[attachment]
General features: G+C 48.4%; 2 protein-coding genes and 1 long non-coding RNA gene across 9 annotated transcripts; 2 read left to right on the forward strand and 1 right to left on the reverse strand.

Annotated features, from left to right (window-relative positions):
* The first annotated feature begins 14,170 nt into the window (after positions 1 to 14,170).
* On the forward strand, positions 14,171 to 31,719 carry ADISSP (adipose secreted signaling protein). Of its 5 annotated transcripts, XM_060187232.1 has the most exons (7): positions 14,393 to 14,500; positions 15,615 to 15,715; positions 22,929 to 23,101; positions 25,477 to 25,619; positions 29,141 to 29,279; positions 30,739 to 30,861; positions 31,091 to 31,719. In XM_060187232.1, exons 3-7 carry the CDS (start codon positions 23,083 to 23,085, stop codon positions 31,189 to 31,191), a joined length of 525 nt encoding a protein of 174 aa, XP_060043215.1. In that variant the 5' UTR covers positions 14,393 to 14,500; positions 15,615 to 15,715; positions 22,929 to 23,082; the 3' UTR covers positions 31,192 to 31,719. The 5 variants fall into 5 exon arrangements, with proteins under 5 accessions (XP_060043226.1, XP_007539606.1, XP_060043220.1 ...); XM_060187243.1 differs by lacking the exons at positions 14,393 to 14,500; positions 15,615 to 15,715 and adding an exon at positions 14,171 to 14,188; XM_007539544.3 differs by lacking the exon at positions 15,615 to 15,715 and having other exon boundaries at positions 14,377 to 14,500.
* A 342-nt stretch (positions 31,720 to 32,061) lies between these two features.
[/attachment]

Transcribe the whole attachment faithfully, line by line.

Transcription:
General features: G+C 48.4%; 2 protein-coding genes and 1 long non-coding RNA gene across 9 annotated transcripts; 2 read left to right on the forward strand and 1 right to left on the reverse strand.

Annotated features, from left to right (window-relative positions):
* The first annotated feature begins 14,170 nt into the window (after positions 1 to 14,170).
* On the forward strand, positions 14,171 to 31,719 carry ADISSP (adipose secreted signaling protein). Of its 5 annotated transcripts, XM_060187232.1 has the most exons (7): positions 14,393 to 14,500; positions 15,615 to 15,715; positions 22,929 to 23,101; positions 25,477 to 25,619; positions 29,141 to 29,279; positions 30,739 to 30,861; positions 31,091 to 31,719. In XM_060187232.1, exons 3-7 carry the CDS (start codon positions 23,083 to 23,085, stop codon positions 31,189 to 31,191), a joined length of 525 nt encoding a protein of 174 aa, XP_060043215.1. In that variant the 5' UTR covers positions 14,393 to 14,500; positions 15,615 to 15,715; positions 22,929 to 23,082; the 3' UTR covers positions 31,192 to 31,719. The 5 variants fall into 5 exon arrangements, with proteins under 5 accessions (XP_060043226.1, XP_007539606.1, XP_060043220.1 ...); XM_060187243.1 differs by lacking the exons at positions 14,393 to 14,500; positions 15,615 to 15,715 and adding an exon at positions 14,171 to 14,188; XM_007539544.3 differs by lacking the exon at positions 15,615 to 15,715 and having other exon boundaries at positions 14,377 to 14,500.
* A 342-nt stretch (positions 31,720 to 32,061) lies between these two features.